We can dream, can’t we?


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Ah, for a wilderness retreat.

You may have guessed by now that Joe and I live in a community surrounded by other communities running up and down the coast of Southern California. Over 22 million people whose view of mountains is often just a brownish-gray haze over the top of multiple freeways. As for forests and rivers – well, you’ve heard of the California drought, too, right?

What this means is that OUR normal notion of “survival” really doesn’t include camping, hunting or fishing. For most of us, even the notion of back-yard farming is out of the question. (There’s that drought I mentioned.)

Living vicariously

So, I live vicariously through other survival blogs and my monthly Popular Mechanics, which seems to feature survival in 3 out of every 4 issues! Oh, how those photos of lush greenery make me envious! And the “how-to” survival ideas remind me of earlier days, when I tagged after my brothers as they earned Boy Scout merit badges. (Starting a fire with a bow was one of the biggest challenges, I recall.)

Anyway, a recent issue carried this title story: “How to Survive On Your Own – Make your own power, grow your own food, and other secrets to the new self-sufficiency – Page 55.”

So I thought I’d highlight a few things, in case you missed it . . .! (You won’t find all these items at Amazon, but if there’s a link, click to get the current pricing.)

Some slick survival equipment

The multi-page feature article started with wonderful tips about cast-iron equipment for the off-grid cookitems I’ll probably never use but that I’d like to try! (There’s such a satisfying feeling to the finish and heft of just about anything made of cast iron.)

  • A cast-iron grain mill ($1,100) for making flour and grinding seeds.
  • An 8-quart fruit press ($200) will handle berries, too.
  • The 11.75 in. Le Creuset enameled cast-iron skillet ($285) is something I MIGHT use. I admire Le Creuset pots but they’re heavy. The one in the magazine article has two handles so you can pick it up more easily. I’d still probably opt for a smaller size, maybe this one – cherry red, of course. Le Creuset Signature Iron Handle Skillet, 10-1/4-Inch, Cerise (Cherry Red)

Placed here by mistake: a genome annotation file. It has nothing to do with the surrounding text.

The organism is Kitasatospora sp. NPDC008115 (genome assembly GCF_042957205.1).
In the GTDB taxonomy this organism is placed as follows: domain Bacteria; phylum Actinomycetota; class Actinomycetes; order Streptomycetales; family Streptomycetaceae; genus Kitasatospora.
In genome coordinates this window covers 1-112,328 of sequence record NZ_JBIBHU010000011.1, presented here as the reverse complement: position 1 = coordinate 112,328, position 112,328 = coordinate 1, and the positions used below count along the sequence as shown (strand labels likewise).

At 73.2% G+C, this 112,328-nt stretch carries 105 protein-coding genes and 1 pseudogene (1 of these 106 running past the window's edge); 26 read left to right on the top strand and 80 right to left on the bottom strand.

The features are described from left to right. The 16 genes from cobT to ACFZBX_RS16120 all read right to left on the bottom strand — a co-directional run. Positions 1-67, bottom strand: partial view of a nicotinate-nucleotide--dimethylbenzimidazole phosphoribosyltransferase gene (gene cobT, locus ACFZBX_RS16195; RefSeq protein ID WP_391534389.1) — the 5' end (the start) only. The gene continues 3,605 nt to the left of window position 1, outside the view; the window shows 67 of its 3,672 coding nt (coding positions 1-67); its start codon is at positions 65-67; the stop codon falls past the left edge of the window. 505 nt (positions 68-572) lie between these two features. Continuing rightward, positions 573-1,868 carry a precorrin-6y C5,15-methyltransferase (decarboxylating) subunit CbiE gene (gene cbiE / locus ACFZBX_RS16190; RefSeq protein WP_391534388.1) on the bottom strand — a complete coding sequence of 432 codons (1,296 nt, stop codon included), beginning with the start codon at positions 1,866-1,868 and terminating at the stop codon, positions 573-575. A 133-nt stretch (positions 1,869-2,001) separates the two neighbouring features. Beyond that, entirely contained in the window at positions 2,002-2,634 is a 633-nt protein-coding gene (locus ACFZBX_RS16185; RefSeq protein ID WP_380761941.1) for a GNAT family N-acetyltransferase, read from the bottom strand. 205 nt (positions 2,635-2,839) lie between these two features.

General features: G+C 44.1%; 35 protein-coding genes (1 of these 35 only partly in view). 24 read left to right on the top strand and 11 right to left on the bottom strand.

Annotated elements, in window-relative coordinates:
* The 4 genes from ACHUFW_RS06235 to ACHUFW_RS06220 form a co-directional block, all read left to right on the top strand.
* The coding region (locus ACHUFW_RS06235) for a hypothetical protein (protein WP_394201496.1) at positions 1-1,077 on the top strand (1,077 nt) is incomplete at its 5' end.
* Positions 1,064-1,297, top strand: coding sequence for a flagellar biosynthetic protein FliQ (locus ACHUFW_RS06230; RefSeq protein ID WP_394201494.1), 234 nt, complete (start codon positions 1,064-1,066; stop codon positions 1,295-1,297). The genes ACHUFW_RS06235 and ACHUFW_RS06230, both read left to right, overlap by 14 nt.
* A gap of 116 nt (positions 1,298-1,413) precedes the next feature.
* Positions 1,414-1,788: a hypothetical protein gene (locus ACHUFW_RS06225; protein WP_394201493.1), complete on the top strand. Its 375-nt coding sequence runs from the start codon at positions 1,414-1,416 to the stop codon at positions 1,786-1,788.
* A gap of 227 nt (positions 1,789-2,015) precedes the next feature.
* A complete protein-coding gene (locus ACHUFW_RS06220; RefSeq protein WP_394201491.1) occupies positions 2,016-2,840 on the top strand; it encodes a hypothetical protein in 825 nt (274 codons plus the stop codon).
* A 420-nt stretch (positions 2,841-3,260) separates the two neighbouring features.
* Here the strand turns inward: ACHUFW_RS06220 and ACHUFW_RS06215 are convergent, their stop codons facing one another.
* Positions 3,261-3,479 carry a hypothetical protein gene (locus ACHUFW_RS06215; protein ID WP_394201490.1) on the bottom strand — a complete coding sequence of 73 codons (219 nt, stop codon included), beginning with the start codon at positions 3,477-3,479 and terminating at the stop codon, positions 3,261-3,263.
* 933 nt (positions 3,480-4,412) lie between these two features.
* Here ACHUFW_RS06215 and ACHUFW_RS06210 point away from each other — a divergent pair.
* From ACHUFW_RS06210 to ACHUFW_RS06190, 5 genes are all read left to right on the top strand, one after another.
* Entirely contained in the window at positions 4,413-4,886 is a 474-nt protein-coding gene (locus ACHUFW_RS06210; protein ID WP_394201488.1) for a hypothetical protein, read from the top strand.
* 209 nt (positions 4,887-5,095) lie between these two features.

But then I got to some other survival items that I would definitely try:

A manual washing machine – a 5 lb, hand-cranked machine great for delicates or small loads in an apartment and, of course, for camping. As long as you can hang things up to dry, it sounds like a terrific – and resource saving – idea, don’t you agree? The Laundry Alternative Wonderwash Non-electric Portable Compact Mini Washing Machine

A heavy-weight shovel that turns out to be a multi-tool – adjust the angle for chopping, digging or sawing, and it even has a fire starter embedded in the handle. I need a shovel for my car kit – I am particularly attracted by the case for this one from FiveJoy. The image shows the whole package.  (Note – this is the RS and not the C1): FiveJoy Military Folding Shovel Multitool (RS) – Tactical Entrenching Tool w/ Case for Camping Backpacking Hiking Car Snow – Heavy Duty, Multifunctional, Portable, Compact Emergency Kit Survival GearA pre-made, off-grid house! No tent for me – how about a self-contained pod that makes its own electricity, collects rainwater, deals with waste, etc.? The article described three different models (only one had a waste processor) costing from $87,600 (ecocapsure.sk) to “$400,000-$500,000.” (acredesigns.com). Sorry, no direct link to Amazon on these!